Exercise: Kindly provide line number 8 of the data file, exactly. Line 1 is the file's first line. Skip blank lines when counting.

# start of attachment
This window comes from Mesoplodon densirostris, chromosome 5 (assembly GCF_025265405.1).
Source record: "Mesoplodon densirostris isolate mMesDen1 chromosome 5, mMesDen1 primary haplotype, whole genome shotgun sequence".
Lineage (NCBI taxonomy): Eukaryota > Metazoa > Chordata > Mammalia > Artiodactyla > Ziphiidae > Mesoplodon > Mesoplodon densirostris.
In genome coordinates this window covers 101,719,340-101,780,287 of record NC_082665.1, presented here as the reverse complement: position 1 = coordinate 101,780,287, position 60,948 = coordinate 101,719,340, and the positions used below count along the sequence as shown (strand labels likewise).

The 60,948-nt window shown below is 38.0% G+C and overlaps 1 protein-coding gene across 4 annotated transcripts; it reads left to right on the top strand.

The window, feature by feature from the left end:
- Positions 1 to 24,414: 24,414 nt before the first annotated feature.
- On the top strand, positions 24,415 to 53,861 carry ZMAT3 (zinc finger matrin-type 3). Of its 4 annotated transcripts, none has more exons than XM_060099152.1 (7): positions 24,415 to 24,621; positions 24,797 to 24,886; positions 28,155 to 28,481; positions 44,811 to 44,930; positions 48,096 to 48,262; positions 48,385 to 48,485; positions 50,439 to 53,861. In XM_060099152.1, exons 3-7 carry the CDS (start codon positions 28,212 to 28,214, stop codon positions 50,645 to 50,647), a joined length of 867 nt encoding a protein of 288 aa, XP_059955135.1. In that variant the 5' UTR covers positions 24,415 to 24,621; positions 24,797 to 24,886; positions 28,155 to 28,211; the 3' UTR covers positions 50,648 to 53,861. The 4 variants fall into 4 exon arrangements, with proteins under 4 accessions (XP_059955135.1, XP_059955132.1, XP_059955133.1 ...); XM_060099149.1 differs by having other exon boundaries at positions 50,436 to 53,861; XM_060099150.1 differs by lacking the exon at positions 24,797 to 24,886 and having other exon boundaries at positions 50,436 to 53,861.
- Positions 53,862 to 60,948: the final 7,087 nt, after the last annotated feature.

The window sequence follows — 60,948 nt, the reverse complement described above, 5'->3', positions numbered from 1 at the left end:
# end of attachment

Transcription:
- On the top strand, positions 24,415 to 53,861 carry ZMAT3 (zinc finger matrin-type 3). Of its 4 annotated transcripts, none has more exons than XM_060099152.1 (7): positions 24,415 to 24,621; positions 24,797 to 24,886; positions 28,155 to 28,481; positions 44,811 to 44,930; positions 48,096 to 48,262; positions 48,385 to 48,485; positions 50,439 to 53,861. In XM_060099152.1, exons 3-7 carry the CDS (start codon positions 28,212 to 28,214, stop codon positions 50,645 to 50,647), a joined length of 867 nt encoding a protein of 288 aa, XP_059955135.1. In that variant the 5' UTR covers positions 24,415 to 24,621; positions 24,797 to 24,886; positions 28,155 to 28,211; the 3' UTR covers positions 50,648 to 53,861. The 4 variants fall into 4 exon arrangements, with proteins under 4 accessions (XP_059955135.1, XP_059955132.1, XP_059955133.1 ...); XM_060099149.1 differs by having other exon boundaries at positions 50,436 to 53,861; XM_060099150.1 differs by lacking the exon at positions 24,797 to 24,886 and having other exon boundaries at positions 50,436 to 53,861.